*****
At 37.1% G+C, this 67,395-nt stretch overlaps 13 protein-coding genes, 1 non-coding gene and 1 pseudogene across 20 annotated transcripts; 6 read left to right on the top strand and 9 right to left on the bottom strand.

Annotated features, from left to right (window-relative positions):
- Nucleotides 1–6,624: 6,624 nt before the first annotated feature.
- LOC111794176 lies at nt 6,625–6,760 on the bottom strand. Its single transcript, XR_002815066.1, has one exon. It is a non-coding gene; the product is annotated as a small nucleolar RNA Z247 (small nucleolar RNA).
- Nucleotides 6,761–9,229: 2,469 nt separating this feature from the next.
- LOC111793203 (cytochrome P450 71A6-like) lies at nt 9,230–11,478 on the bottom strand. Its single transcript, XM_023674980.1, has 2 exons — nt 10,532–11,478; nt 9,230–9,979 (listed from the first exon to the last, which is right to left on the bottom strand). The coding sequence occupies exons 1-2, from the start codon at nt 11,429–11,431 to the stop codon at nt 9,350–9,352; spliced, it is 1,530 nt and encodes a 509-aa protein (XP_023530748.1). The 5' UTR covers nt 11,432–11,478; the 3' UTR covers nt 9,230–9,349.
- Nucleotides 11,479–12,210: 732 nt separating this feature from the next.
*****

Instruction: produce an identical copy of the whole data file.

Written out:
At 37.1% G+C, this 67,395-nt stretch overlaps 13 protein-coding genes, 1 non-coding gene and 1 pseudogene across 20 annotated transcripts; 6 read left to right on the top strand and 9 right to left on the bottom strand.

Annotated features, from left to right (window-relative positions):
- Nucleotides 1–6,624: 6,624 nt before the first annotated feature.
- LOC111794176 lies at nt 6,625–6,760 on the bottom strand. Its single transcript, XR_002815066.1, has one exon. It is a non-coding gene; the product is annotated as a small nucleolar RNA Z247 (small nucleolar RNA).
- Nucleotides 6,761–9,229: 2,469 nt separating this feature from the next.
- LOC111793203 (cytochrome P450 71A6-like) lies at nt 9,230–11,478 on the bottom strand. Its single transcript, XM_023674980.1, has 2 exons — nt 10,532–11,478; nt 9,230–9,979 (listed from the first exon to the last, which is right to left on the bottom strand). The coding sequence occupies exons 1-2, from the start codon at nt 11,429–11,431 to the stop codon at nt 9,350–9,352; spliced, it is 1,530 nt and encodes a 509-aa protein (XP_023530748.1). The 5' UTR covers nt 11,432–11,478; the 3' UTR covers nt 9,230–9,349.
- Nucleotides 11,479–12,210: 732 nt separating this feature from the next.